Page 3057 - Week 08 - Thursday, 7 August 2008
effectively in the global market; protect, promote and enhance the rights of Canberrans; and build stronger relations between the ACT government and Aboriginal and Torres Strait Islander people and multicultural community groups.
This report card has been developed in collaboration with ACT government agencies, particularly the ACT Human Rights Commission. This second report card in the fourth year of the implementation of the strategic plan meets the commitment to report on the implementation of the actions and the strategy. I would like to highlight some of the strategies undertaken by ACT government departments.
The Department of Disability, Housing and Community Services is the first department to develop a reconciliation statement of commitment and will develop a reconciliation action plan by May 2009. This commits staff of DHCS to deliver services and programs in a culturally sensitive way, assisting Aboriginal and Torres Strait Islander clients to overcome the legacy of past injustices faced by ATSI people and the continued disadvantaged circumstances of ATSI people.
The policy “countering racism in ACT public schools” is designed to minimise the effects of racism and at the same time provide the parameters to directly deal with any issues of racism that may arise. Schools have in place policies and programs to protect their students, including reporting structures and identified staff to address issues. Schools also pay particular attention to providing culturally sensitive environments—which includes the food provided for sale in the canteens and that the cultural and religious needs of all students are considered and met whilst on excursions. Staff are offered ongoing targeted professional development and there is ongoing appropriate consultative support for any curriculum renewal process.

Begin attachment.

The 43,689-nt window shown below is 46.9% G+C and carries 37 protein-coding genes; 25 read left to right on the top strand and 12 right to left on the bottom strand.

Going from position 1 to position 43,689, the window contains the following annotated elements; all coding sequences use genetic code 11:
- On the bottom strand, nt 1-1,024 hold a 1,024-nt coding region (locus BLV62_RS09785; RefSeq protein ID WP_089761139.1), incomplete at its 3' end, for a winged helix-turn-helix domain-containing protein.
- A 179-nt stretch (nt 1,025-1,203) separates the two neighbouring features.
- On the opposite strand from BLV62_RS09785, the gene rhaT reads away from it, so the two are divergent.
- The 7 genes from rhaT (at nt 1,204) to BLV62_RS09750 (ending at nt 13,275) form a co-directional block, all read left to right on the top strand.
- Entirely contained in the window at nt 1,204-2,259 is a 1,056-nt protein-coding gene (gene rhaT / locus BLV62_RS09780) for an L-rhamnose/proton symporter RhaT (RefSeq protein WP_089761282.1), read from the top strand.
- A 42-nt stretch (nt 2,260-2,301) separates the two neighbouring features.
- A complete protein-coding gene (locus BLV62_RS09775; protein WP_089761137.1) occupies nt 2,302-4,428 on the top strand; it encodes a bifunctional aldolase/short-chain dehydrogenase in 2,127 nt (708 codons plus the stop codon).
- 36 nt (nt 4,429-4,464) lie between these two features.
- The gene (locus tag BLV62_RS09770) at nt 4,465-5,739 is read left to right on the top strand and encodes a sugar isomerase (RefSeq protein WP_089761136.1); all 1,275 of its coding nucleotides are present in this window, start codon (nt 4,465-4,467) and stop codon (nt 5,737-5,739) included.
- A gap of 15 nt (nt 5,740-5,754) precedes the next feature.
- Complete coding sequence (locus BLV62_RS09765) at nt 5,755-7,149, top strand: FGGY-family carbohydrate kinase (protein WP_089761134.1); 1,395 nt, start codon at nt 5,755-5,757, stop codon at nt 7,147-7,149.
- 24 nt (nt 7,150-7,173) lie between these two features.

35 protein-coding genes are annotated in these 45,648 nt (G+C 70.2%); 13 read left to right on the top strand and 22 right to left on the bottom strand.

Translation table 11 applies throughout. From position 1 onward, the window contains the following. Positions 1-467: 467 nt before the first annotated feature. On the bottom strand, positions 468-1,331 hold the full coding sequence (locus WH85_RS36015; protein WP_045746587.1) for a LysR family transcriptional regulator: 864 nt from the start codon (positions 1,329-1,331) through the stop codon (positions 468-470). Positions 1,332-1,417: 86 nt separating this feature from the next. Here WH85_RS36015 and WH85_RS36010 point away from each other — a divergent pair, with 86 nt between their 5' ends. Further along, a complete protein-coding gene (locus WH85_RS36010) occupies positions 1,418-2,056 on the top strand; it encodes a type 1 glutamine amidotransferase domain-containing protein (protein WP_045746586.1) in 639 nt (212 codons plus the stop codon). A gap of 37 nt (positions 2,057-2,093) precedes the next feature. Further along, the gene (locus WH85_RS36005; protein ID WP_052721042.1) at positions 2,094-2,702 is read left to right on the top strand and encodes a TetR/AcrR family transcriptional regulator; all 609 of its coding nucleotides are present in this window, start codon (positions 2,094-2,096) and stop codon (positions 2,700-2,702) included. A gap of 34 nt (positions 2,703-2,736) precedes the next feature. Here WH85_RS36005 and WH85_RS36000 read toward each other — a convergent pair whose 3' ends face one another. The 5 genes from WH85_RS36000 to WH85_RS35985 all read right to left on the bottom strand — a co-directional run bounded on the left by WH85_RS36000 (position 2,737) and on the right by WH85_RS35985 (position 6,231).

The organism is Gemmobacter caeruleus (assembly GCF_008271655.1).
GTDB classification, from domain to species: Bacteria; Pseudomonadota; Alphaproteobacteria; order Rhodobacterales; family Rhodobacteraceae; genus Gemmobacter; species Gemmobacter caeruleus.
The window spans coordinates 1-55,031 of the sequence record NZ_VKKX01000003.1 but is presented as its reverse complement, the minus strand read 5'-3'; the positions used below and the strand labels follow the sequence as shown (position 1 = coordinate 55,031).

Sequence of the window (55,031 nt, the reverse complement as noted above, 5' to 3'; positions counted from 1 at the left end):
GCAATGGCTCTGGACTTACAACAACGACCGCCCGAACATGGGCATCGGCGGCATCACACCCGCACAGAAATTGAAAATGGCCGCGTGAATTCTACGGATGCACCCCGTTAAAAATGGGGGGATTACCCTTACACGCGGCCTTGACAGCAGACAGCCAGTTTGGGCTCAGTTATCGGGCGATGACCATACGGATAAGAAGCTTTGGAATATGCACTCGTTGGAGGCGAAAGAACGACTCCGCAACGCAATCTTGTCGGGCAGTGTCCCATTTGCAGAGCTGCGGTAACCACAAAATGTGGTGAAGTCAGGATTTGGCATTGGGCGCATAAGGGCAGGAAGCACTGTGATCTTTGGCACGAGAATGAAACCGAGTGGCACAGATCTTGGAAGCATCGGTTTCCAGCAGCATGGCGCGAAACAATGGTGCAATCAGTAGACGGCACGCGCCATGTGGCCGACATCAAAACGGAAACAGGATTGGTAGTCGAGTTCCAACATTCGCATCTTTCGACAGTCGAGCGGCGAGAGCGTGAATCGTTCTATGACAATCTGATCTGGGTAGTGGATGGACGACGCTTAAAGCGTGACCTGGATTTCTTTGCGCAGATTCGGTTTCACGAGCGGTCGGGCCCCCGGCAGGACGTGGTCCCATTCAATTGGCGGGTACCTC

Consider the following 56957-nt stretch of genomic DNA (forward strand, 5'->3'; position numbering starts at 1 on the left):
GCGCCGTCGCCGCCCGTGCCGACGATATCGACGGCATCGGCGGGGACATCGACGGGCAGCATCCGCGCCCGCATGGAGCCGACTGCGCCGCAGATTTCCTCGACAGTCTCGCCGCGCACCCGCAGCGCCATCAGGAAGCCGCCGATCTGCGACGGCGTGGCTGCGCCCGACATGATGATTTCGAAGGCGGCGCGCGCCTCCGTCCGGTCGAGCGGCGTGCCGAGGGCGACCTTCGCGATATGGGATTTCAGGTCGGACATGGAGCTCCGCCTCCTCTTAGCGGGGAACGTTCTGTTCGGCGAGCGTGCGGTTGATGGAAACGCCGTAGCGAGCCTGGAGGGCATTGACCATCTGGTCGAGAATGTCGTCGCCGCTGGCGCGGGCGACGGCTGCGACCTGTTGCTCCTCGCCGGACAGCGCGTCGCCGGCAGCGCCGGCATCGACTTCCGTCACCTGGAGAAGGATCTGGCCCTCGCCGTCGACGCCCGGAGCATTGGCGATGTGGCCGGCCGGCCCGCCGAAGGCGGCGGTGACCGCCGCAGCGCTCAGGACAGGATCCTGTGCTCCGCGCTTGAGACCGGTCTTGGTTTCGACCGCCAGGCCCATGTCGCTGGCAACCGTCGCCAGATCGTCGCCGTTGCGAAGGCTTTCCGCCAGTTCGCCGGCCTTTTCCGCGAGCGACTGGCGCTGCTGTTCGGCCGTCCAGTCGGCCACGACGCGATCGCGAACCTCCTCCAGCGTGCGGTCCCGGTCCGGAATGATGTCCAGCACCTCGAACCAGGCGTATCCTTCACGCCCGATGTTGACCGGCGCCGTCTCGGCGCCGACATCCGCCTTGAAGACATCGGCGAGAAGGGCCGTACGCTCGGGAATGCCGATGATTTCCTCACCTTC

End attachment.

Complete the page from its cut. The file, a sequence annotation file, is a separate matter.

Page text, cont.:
The report card also highlights the breadth of assistance for refugees. The ACT government is committed to policies and programs that assist with the settlement of refugees. These are aimed at promoting unity, respect and inclusiveness between the Canberra community and refugees who have come here seeking sanctuary from war-torn and impoverished countries. These programs provide meaningful and practical measures of settling.
The ACT government is acutely aware of and recognises that suitable housing is essential for people’s sustainable wellbeing and for successful settlement. I recently launched the refugee transitional housing program, which was developed by the ACT government and is administered by housing and community services in conjunction with Companion House and Centacare.
This program was designed to provide short-term on-arrival accommodation for refugees with a view to eventual independent living. Housing ACT has committed a pool of six to eight properties that are available short-term to Centacare on a rotational basis for the program. This program will provide much-needed support for refugees in housing in the ACT. Centacare provides tenancy management and ensures that exit plans are in place for the refugees to enter public and private accommodation. Companion House provides counselling and health care services to the refugees. Having a roof over your head is a fundamental need that must be met if people are to have any chance of participating comfortably in our community, including being free of racist or discriminatory behaviours.